Despite solid offense, Matt Kemp struggled to stay healthy in a Braves uniform and weakened the outfield defensively

    Despite solid offense, Matt Kemp struggled to stay healthy in a Braves uniform and weakened the outfield defensively

    Even if the Braves were to make long-term offers to a couple of their core internal pieces (say, Ozzie Albies and Ronald Acuna), Atlanta still will have a massive amount of money freed up to play in the free agent market in maybe the most intriguing offseason in years.

    2. The Outfield

    Speaking of Acuna, moving Kemp now frees up a corner spot for the top prospect in the Braves organization. Acuna boat-raced through three levels of the minors as a 19-year-old, then won MVP honors in the Arizona Fall League.

    Yes, the Braves may opt to keep him at Triple-A Gwinnett for the first few weeks of the season to gain an additional year of control. Culberson gives you a viable option in left field for that timeframe, but make no mistake. Acuna will be up and contributing early in 2018, and now he has a spot.

    3. The Rotation

    Yes, we all know how that worked out last season. Jaime Garcia was serviceable before netting a prospect in a trade deadline deal. R.A. Dickey pitched well at times and really helped the rotation’s younger members by serving as a mentor. Bartolo Colon was a disaster and eventually was sent packing.

    RHP Brandon McCarthy

    RHP Brandon McCarthy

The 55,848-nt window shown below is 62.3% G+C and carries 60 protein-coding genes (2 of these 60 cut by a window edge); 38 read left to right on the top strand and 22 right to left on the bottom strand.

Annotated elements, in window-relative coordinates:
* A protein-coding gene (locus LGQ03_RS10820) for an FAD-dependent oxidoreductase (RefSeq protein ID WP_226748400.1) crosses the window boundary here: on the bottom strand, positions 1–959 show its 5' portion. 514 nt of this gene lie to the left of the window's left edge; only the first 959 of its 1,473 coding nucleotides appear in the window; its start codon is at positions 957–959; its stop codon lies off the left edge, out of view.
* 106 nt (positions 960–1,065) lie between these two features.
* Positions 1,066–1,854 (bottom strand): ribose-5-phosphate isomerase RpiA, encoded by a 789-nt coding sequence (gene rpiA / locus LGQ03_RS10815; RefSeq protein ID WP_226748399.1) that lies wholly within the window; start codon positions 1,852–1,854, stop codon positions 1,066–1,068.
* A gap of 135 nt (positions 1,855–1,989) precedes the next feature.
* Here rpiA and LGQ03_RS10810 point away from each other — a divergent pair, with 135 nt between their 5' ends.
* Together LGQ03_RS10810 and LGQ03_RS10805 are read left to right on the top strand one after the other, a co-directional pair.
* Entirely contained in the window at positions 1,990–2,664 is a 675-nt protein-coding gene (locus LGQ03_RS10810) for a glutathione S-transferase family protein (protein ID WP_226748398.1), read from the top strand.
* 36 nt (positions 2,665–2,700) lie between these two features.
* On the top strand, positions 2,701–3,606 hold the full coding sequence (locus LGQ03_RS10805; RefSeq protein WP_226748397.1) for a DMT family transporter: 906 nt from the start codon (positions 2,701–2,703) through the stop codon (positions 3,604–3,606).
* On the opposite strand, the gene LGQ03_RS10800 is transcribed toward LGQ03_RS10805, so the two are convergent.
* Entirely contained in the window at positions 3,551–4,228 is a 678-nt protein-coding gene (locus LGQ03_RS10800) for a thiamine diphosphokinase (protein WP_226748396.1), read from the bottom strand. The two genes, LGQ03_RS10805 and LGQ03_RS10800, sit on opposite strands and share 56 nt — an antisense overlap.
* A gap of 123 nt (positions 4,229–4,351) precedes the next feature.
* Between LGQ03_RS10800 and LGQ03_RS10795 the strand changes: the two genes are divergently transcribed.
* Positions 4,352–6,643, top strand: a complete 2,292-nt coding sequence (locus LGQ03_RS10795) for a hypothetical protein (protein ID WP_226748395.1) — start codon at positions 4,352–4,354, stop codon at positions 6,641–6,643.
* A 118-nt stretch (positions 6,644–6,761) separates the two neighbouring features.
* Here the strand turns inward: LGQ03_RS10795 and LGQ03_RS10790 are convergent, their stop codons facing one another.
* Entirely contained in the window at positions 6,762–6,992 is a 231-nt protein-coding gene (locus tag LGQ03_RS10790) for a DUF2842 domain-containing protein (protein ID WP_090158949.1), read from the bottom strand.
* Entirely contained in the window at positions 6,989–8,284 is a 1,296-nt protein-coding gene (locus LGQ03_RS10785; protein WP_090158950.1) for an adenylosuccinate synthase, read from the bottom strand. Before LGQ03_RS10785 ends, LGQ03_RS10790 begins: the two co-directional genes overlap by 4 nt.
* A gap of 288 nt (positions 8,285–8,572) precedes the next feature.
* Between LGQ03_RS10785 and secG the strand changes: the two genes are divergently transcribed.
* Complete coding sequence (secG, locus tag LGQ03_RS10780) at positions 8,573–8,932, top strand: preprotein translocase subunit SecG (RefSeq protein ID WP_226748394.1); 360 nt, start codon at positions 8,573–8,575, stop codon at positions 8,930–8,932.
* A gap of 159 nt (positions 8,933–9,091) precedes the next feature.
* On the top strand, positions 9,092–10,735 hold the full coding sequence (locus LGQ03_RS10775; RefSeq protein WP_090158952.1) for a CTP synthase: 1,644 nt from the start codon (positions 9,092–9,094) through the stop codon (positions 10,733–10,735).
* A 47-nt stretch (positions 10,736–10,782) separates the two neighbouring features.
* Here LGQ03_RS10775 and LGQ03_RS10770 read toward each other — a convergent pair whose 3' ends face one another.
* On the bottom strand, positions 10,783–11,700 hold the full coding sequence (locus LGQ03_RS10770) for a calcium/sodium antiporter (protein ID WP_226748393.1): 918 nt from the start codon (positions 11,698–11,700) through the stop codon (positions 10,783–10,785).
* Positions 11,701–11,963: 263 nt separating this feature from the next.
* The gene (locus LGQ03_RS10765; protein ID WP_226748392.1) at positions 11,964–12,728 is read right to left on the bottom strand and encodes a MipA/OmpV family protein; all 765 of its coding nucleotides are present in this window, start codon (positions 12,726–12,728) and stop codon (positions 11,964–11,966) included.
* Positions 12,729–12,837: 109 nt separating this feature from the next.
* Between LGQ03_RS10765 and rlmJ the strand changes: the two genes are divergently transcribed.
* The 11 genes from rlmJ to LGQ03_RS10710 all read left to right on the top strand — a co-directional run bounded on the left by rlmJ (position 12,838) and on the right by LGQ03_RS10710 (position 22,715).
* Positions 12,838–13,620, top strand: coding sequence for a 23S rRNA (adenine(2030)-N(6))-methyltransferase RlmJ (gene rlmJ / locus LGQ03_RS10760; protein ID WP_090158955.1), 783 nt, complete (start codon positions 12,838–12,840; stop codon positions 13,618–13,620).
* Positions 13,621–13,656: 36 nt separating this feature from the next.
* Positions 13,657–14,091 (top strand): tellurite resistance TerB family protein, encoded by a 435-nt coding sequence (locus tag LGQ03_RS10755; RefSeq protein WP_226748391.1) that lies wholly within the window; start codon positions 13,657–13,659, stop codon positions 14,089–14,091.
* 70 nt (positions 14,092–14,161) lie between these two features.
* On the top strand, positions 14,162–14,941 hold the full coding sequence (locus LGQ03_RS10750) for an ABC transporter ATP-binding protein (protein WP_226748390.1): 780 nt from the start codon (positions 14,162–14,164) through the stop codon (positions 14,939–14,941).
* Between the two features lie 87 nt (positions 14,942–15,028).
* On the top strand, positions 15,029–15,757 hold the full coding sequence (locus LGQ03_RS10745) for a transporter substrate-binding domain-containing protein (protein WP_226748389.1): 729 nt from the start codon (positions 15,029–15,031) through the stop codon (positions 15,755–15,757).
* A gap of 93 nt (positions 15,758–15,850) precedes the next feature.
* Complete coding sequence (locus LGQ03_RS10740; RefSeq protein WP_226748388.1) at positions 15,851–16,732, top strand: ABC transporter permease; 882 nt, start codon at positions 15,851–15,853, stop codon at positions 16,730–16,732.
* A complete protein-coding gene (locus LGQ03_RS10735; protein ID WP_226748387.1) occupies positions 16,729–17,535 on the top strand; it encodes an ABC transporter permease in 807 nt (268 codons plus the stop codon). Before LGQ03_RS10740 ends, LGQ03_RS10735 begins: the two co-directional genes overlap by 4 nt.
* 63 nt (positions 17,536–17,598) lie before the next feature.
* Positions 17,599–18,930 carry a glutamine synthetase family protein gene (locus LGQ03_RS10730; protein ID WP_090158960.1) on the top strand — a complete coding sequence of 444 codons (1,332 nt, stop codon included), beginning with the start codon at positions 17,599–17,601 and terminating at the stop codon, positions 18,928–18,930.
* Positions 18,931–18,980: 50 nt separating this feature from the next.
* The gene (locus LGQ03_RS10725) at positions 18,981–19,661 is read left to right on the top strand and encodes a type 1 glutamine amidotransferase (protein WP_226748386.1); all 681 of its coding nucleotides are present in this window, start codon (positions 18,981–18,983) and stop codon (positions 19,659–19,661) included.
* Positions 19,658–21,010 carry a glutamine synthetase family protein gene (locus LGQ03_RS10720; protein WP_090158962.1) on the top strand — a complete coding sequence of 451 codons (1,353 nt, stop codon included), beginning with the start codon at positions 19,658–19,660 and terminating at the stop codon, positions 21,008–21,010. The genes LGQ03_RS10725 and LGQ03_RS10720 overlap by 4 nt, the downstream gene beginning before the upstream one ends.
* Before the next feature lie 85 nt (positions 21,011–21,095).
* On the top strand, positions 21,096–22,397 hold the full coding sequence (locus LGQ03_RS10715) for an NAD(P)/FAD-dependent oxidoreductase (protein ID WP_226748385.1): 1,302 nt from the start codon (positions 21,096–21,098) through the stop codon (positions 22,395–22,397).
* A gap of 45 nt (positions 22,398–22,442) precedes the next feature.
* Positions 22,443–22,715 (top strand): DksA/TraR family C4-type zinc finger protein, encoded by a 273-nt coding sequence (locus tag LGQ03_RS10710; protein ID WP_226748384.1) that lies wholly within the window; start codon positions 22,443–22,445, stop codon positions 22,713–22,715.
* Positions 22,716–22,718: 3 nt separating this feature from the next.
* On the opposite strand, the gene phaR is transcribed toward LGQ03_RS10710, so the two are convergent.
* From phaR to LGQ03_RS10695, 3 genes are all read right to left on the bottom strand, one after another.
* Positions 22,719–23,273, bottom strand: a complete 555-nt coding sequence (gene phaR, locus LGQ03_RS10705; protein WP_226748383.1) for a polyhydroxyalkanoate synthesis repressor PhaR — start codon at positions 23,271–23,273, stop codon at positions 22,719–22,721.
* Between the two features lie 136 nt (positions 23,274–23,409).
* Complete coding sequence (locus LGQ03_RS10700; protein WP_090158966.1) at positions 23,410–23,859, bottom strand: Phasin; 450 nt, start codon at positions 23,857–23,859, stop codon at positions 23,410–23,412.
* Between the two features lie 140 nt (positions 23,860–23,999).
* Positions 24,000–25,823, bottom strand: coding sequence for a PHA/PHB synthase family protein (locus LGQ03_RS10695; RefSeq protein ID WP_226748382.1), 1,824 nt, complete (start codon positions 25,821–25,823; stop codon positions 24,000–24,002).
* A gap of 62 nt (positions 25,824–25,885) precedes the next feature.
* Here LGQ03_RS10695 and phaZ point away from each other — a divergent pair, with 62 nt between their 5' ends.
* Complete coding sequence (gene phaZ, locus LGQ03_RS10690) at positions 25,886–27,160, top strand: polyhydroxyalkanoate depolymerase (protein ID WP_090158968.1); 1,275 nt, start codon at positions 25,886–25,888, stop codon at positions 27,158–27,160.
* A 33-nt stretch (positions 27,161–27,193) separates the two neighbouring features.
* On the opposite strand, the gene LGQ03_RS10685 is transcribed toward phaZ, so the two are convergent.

McCarthy made 19 appearances (16 starts) with a sub-4 ERA last season. A decent showing in spring training slots him into a rotation spot, helping to anchor a group that figures to include two rookies who debuted last season in Sean Newcomb and Luiz Gohara. It also moves a couple of younger arms, most notably Max Fried, into the bullpen to further bolster a group that struggled mightily at times a season ago.

    Kazmir is best described as a flyer, the left-hander missing all of last season with a hip injury. If he is healthy and can produce anything, it would be a bonus.

    4. The Bench

    Culberson, a graduate of Calhoun High, comes home to fill the role Jace Peterson held before the Braves non-tendered him earlier this offseason. Culberson hit .455 in the NLCS and was 3-for-5 in the World Series, and has made 29-plus career appearances at shortstop, second base, third base and left field. Anthopoulos said Saturday that Culberson plays “Gold Glove caliber” defense at shortstop, which largely explains his interest in adding the utility man to Atlanta’s bench.

     

    I have a feeling the Braves are not done yet. There still is the thought of a bridge at third base to get to Austin Riley, especially a right-handed bat with power to slide behind Freeman. Atlanta still could look to move Nick Markakis from right field, but would need now to get an outfielder in return (I know a guy on South Beach who would great in left field with a tomahawk across his chest). The Braves could benefit from another veteran arm or two for the bullpen.

    But after bemoaning the lack of action at the Winter Meetings, the Anthopoulos Era kicks off with a bang: A creative, compelling deal that should show Braves fans the new guy is pretty sharp.

    —30—

    Bud L. Ellis is a lifelong Braves fan who worked as a sports writer for daily newspapers throughout Georgia earlier in his writing career, with duties including covering the Atlanta Braves, the World Series and MLB’s All-Star Game. Ellis currently lives in the Atlanta suburbs and contributes his thoughts on Braves baseball and MLB for a variety of outlets. Reach him on Twitter at @bud006.